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Posted 16 March 2010 - 05:40 PM

That article is helpful, but out of date and most components work fine. You just need to know what you are doing before purchasing. For a budget of $1000 to $2000, you can get an amazing gaming PC. Here's a suggestion:

Case: COOLER MASTER COSMOS 1000 RC-1000-KSN1-GP - This is a full ATX case which means it can handle almost any hardware you put inside. This is an elegant, quality case. $179

Motherboard: ASUS P6T SE LGA 1366 Intel X58 ATX Intel Motherboard - Given your budget, you can afford the expensive i7 systems. This motherboard is one of the higher-end boards catering to the i7 line. It has triple channel memory, allows for Crossfire/SLI, and will take the LGA 1366 CPU's. $204 (Before $20 mail-in rebate)

CPU: Intel Core i7-960 Bloomfield 3.2GHz - This processor is where Intel starts to pull ahead of AMD in a significant amount. The 960 will be able to handle most games thrown at it with ease. $587

RAM: OCZ Gold 6GB (3 x 2GB) 240-Pin DDR3 SDRAM DDR3 1600 - Most motherboards using the X58 chipset allow for triple channel memory, which is what this is. Remember, you need a 64-bit operating system to use 4GB or more of RAM. $160 (Before $30 mail-in rebate)

Graphics Card: POWERCOLOR AX5870 1GBD5-PPDHG Radeon HD 5870 1GB - The fastest single GPU on the market. The 5870 beats all others with the exception of dual GPU cards. Like all Radeon 5 series cards, this one supports DirectX 11 and Eyefinity. Since your motherboard supports Crossfire, you could add even more of these into the PC and have a very fast graphics setup, but a single card should do you nicely. $409

Power Supply: SeaSonic X750 Gold 750W - SeaSonic makes excellent power supplies and a 750W unit is more than enough to power this system. $179

Hard Drive: Western Digital AV-GP WD5000AVDS 500GB 32MB Cache SATA 3 - This is enough space for most users, but if you need even more space, get a hard drive with at least a 32MB cache for best results. $54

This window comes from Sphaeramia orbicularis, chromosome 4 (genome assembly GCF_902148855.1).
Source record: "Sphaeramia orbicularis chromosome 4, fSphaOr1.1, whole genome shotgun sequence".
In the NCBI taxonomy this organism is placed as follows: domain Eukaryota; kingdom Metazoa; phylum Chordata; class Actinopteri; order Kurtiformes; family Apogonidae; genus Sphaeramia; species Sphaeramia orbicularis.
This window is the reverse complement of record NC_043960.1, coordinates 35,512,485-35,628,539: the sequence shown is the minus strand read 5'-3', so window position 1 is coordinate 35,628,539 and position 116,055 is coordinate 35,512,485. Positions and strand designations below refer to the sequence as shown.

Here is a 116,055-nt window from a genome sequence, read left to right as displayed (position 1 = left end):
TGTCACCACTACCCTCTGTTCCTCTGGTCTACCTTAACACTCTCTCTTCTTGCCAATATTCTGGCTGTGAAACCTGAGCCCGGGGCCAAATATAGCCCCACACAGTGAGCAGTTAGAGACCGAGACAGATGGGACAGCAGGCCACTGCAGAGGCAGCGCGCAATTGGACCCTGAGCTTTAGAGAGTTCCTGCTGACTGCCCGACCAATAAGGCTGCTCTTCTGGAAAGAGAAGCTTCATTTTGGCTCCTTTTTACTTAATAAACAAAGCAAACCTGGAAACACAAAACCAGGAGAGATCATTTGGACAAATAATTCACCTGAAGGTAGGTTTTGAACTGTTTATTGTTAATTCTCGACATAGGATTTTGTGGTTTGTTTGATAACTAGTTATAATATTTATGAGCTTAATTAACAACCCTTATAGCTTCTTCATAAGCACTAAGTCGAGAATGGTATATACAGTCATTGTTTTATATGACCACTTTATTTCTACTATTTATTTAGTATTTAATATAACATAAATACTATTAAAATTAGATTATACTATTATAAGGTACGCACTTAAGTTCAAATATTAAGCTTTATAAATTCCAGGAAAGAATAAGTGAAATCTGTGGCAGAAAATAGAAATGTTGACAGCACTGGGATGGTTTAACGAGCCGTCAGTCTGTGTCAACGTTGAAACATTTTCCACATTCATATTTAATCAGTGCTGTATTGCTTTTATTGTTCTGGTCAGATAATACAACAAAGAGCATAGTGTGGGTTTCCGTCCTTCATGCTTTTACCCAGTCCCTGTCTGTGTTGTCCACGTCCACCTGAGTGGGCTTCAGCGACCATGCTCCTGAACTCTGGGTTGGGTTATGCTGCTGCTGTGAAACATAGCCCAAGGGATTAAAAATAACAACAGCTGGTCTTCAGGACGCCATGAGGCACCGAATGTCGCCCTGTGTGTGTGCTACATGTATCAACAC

Optical Drive: LG Black Blu-ray Disc Combo SATA Model UH10LS20 LightScribe Support - This drive will read Blu-Ray's and write to DVD's and CD's. It can handle most optical media very easily. You could spend $50 more and get a drive that reads and writes to Blu-Ray. Those discs hold far more than a standard DVD and make backing up very easy. $104

Operating System: Windows 7 Home Premium 64-bit - You need a 64-bit operating system. $104

Total Price: $1,988 (Before shipping and rebates)

Edited by DJBPace07, 16 March 2010 - 05:42 PM.

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#6 The Flizzle

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Posted 16 March 2010 - 06:32 PM

Thanks DJBPace07!! Im going to research these suggestions. Do you think all of these components are easy enough for a first timer to handle? Is there anything else I should research into purchasing to go along with these suggested items? What about an internal hookup for the internet ... wifi and direct to my cable modem.

Edited by The Flizzle, 16 March 2010 - 06:37 PM.


#7 Venek

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Posted 16 March 2010 - 08:26 PM

Thanks DJBPace07!! Im going to research these suggestions. Do you think all of these components are easy enough for a first timer to handle? Is there anything else I should research into purchasing to go along with these suggested items? What about an internal hookup for the internet ... wifi and direct to my cable modem.


Most motherboards today come with an onboard network hookup, so there's no worries there. You'd have to consult your internet provider for further info, but it's usually just a matter of setting the protocols. I just installed Windows 7 over the weekend and it took care of all the necessary drivers and network information that I needed. All I had to do was type in the WEP key (AT&T U-Verse user here).

Oh, I forgot to mention a very important and critical part of building a PC, the TOOLS! You will be working in a tight space with very little room to maneuver, so computer tools are a must. You can usually find several options at any computer store, I'd recommend getting a pack that is diverse. At the very least, needle-nose pliers and a screwdriver (usually Philips, but better have a flathead too, just in case). A good light source is especially helpful, I can't tell you how many times I've resorted to using a flashlight to see what I'm doing.

It's not so much are these components easy as it is reading through the instructions carefully. Pay special attention to the motherboard manual, power supply connections, and case installation. Read through all of them before even opening up the boxes, because you don't want to make the ugly mistake of realizing you should have put in the hard drive first before all the other components (that's just an example, not a real-life occurrence).

By the way, on the topic of compatibility, motherboard manufacturers usually post online a list of compatible CPUs and memory, at the least. Treat those lists as gospel.

Edited by Venek, 16 March 2010 - 08:31 PM.

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#8 The Flizzle